The magical effect of putting a famous face on a company’s board

by The Economist, March 30, 2010.

In March 1998 the Coca-Cola Bottling Company announced the appointment of a most unlikely new director to its board: Evander Holyfield, a former heavyweight boxing champion, best-known for having part of his ear bitten off in a bout by a fellow boxer, Mike Tyson. He was not the only top athlete at the time with a seat in the boardroom: Michael Jordan, a celebrated basketball player, was a director of Oakley, a sunglasses manufacturer. Other sports stars to try their hand at directing corporate America in the past 25 years include Billie Jean King, a tennis player appointed to the board of Altria (then called Philip Morris) in 1999 and Nancy Lopez, a golfer, who became a director of J.M. Smucker, a jam-maker, in 2006.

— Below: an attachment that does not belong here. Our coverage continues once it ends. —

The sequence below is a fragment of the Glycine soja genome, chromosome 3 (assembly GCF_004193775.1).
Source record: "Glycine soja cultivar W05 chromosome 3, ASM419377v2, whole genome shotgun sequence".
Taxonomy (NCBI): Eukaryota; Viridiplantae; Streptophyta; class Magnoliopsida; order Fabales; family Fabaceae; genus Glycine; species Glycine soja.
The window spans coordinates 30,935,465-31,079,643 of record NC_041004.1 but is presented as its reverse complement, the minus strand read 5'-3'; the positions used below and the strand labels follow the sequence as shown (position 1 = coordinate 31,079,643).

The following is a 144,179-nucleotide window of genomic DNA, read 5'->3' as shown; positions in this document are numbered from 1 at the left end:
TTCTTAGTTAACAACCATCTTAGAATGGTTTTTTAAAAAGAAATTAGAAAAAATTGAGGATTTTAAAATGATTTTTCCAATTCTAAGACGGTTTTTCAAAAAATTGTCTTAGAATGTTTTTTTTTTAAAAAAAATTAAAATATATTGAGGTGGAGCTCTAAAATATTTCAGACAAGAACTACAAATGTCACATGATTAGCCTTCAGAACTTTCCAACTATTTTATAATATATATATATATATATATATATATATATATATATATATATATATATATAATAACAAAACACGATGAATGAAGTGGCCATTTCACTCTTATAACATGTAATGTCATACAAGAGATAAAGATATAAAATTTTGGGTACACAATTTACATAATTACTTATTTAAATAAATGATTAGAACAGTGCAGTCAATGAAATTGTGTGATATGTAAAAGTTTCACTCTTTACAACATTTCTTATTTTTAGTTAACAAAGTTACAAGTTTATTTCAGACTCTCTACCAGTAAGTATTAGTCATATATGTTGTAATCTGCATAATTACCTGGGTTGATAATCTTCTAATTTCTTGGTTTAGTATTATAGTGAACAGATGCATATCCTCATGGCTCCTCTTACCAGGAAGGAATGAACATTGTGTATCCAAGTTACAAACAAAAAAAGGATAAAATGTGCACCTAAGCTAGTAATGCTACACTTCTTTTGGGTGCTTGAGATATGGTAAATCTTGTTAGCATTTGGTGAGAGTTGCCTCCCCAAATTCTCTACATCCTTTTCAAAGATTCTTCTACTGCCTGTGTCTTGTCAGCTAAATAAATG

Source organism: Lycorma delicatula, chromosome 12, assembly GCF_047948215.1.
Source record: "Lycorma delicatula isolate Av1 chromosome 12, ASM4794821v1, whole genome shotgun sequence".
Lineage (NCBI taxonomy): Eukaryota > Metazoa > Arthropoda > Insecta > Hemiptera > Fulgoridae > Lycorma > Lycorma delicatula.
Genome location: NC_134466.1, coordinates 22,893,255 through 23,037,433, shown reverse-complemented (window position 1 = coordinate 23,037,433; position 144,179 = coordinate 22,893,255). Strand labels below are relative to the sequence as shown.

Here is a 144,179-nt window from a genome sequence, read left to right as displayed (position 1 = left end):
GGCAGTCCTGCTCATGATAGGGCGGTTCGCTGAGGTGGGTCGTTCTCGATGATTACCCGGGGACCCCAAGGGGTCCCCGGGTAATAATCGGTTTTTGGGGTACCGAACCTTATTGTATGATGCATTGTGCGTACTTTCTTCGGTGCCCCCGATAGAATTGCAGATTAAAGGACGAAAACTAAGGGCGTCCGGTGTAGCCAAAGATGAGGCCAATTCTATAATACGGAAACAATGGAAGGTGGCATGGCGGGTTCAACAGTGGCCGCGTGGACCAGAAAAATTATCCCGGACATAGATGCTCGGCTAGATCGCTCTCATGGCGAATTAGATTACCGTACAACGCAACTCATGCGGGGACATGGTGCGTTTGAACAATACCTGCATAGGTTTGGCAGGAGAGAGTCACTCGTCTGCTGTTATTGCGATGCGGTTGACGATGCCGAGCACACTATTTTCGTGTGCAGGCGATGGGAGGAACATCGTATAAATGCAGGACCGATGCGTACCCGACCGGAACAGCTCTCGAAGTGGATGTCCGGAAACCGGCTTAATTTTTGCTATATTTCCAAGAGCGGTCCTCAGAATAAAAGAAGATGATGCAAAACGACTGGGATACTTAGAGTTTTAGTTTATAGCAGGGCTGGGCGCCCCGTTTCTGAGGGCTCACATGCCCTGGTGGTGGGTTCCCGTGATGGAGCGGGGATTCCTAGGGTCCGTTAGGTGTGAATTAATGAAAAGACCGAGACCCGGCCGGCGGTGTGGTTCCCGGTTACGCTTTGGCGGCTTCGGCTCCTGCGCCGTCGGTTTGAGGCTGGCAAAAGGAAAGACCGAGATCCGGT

Boards have also recruited from the ranks of Hollywood. Disney appointed Sidney Poitier to its board in 1994, for example. Deepak Chopra, an author and lifestyle guru, was recruited to the board of Men’s Wearhouse, a suit retailer, in 2004. Stretching the definition of celebrity a bit, General “Stormin’” Norman Schwarzkopf was appointed a director by the Home Shopping Network in 1996. And you can take your pick from scores of politicians-turned-directors, including Al Gore, a former vice-president and a member of Apple’s board since 2003…(continue reading)


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